Meet the New DOR Intern - Katelyn Edel

Posted by Midwives Alliance on February 16th, 2016

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Katelyn EdelMy name is Katelyn Edel, and I am the new intern for the Department of Research, where I work closely with Bruce Ackerman, Jen Brown, and Sarita Bennett. 

In addition to my new role with MANA, I am currently a first-year student at the Brown University School of Public Health, where I am focusing on rural health policy and women’s health and working towards my MPH degree. I first contacted MANA because I was looking for a data set that I could use for my upcoming thesis project. I was very committed to the idea of a thesis topic that would not only fulfill Brown’s requirements, but that would also interest and inspire me – and the two most inspiring topics I could think of were midwifery and statistics.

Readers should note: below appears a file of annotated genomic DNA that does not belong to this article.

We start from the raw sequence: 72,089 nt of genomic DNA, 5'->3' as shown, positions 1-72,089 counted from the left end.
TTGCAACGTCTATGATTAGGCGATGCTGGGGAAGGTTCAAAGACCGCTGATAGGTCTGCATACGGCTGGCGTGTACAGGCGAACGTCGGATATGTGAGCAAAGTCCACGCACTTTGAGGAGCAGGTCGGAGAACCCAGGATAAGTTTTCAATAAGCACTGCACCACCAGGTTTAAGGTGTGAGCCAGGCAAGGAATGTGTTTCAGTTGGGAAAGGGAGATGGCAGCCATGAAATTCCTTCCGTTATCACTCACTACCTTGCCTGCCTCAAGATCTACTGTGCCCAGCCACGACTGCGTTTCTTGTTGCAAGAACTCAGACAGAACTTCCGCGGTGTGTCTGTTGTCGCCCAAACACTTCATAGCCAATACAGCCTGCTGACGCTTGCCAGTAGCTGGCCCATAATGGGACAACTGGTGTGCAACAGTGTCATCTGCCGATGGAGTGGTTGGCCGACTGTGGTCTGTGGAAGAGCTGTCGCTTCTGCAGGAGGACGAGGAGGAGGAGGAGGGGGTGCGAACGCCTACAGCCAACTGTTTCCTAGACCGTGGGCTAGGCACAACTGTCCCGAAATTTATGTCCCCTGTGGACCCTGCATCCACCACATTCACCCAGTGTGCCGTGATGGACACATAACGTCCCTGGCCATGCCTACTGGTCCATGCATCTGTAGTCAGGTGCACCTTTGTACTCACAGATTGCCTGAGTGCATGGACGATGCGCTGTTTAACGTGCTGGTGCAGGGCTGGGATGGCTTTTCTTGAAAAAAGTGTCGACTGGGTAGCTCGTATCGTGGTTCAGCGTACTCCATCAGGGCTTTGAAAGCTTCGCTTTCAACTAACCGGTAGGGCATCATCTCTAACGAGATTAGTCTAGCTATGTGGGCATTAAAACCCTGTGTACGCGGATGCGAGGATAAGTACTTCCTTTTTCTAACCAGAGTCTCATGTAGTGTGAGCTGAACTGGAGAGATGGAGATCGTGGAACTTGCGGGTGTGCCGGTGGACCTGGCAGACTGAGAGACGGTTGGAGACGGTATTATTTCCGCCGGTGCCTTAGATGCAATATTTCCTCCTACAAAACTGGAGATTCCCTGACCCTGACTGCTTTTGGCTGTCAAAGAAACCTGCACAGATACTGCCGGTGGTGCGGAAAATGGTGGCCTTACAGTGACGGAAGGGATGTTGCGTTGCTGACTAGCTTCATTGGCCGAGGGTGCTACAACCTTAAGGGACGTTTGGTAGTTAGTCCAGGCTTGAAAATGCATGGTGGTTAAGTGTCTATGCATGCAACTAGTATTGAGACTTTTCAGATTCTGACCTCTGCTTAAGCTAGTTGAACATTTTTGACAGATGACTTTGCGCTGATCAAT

I have been interested in healthcare for quite awhile, and I have a particular passion for women’s health and their well-being. The intent behind nearly all of my work is to contribute to a world in which women are supported in their reproductive choices, regardless of whether those choices are made at home, in a hospital, or in a larger societal context. I am especially invested in ensuring access, choice, and quality services for women in underserved and low-resource communities, and finding better ways to deliver care to those populations.